Anthony Hernandez. A confusing gaze

JAN.31.2019           MAY.12.2019

Exhibition in Madrid. Fundación MAPFRE Bárbara de Braganza Exhibition Hall

Anthony Hernandez
Discarded #50 [Descartes n.º 50], 2014
By courtesy of the artist © Anthony Hernandez>

Home > Art and Culture > Exhibitions > Past exhibitions > Exhibitions 2019 > Anthony Hernandez. A confusing gaze



JAN.31.2019         MAY.12.2019


Bárbara de Braganza Exhibition Hall
Bárbara de Braganza, 13. 28004 Madrid

Subversive, reflective and socially aware, the North American photographer Anthony Hernandez has spent over forty-five years developing a very personal photographic style based around the universe of his home city of Los Angeles, reflecting its stark beauty and its growing sprawl of asphalt and cement.

This exhibition, the first retrospective in Spain of his work, provides an unusually broad range of photographs linked together by their captivating formal beauty and their understated commitment to contemporary social issues.

The show, organized by the San Francisco Museum of Modern Art, can be enjoyed at our Fundación MAPFRE Bárbara de Braganza Exhibition Hall in Madrid until 12 May.

Anthony Hernandez has been organized by the San Francisco Museum of Modern Art in collaboration with Fundación MAPFRE and curated by Erin O’Toole.

Hernandez was born in Los Angeles in 1947, the son of Mexican immigrants. Without specific photographic training or further education, his career began in the streets of his home city at the end of the 1960s. After his beginnings which followed the great American tradition of street photography, his work rapidly evolved towards an approach that used different techniques and aesthetics.

In his early career he used black and white photography, concentrating on the human figure. He switched from 35 mm to large format and from 1984 he turned to color photography, excluding people from his images to the extent of capturing details that verged on the abstract. His work on various series, which can span several years, maintain their consistency thanks to an artistic vision that is hard and direct, yet full of formal beauty. Today, Hernandez maintains his interest in things and places that don’t initially appear to be suitable as subjects for photography.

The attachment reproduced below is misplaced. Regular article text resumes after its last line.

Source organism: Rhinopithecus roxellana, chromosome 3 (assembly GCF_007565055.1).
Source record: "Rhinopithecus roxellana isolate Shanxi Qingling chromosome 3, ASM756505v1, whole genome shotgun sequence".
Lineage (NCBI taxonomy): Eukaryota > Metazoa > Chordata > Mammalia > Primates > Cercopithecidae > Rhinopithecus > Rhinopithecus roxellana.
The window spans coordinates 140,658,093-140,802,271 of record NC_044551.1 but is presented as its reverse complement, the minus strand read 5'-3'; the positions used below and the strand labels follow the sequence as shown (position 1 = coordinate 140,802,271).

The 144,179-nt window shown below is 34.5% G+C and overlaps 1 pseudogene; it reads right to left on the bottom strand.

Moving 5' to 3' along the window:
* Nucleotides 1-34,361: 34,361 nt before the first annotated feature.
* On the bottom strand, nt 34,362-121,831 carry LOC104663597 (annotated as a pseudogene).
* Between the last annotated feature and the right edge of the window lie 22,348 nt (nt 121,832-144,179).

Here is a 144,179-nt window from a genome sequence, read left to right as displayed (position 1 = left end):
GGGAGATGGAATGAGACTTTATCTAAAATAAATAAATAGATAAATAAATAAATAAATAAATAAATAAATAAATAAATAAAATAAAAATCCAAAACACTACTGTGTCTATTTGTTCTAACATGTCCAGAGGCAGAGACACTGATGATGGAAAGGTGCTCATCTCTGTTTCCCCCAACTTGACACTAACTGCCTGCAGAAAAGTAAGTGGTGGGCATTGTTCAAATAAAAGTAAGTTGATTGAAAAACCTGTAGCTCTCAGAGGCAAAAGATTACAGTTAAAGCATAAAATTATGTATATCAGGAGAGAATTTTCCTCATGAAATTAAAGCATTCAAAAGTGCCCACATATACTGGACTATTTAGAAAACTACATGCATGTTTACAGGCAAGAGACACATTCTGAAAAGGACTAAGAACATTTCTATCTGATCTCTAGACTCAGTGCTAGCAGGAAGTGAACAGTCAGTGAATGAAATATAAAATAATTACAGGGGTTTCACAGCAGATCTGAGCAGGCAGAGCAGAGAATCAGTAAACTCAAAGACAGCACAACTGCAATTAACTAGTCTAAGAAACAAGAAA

In his photos of Los Angeles, Hernandez avoids any overt form of cliché, using his camera to capture anonymous citizens going about their business, waiting for buses or engaged in simple pleasures designed to help cope with their daily lives. Neither does the photographer shirk from more distressing issues such as homelessness, evictions and those affected by economic crises. However, his images go far beyond mere social documentation, in that all his work reaffirms his interest in formal beauty and composition.

One of the great achievements of Hernandez’s subversive and reflective photography is that it helps us to view the places and people that surround us in a different way, as well as the consequences of the way in which we represent them. These days, as an acclaimed artist, he continues to work away tenaciously between Idaho and his irreplaceable Los Angeles.

Influences: during the fourteen months that he was posted in Vietnam, his aunt used to send him copies of the magazine Artforum, a publication that provided his only artistic training before committing himself to photography. He returned home with the idea of being a photographer and created his first series influenced by Edward Weston.

Hernandez became consciously involved in the American tradition of street photography, defined by photographers such as Robert Frank and Garry Winogrand, who he met personally on his first visit to New York, and also Lee Friedlander. His friendship with Lewis Baltz had a marked influence on his career.

Locations: Los Angeles and its surroundings have been, and continue to be, his best-known context and the territory for a large proportion of his output; but Hernandez has also photographed other US cities such as Oakland and East Baltimore and European capitals such as London Rome and Madrid.

The objective: The photography of Anthony Hernandez has evolved significantly over the course of is career, although he has been able to maintain consistency despite working on series that are very different from each other. The connecting link between them all is found in his social conscience that he has maintained in all of his work and in his artistic vision, which is direct, free of visual trickery and intentionally “hard”, as he himself has put on record.

Reaffirmation: Despite drastic changes over the course of his career, Hernandez is still considered as a street photographer who sets out without a preconceived idea of what he will find and who chooses the places in which to spend time searching. Interestingly, he enjoys this process of discovery and sees photography and a means of experiencing as a means of understanding the world around him.

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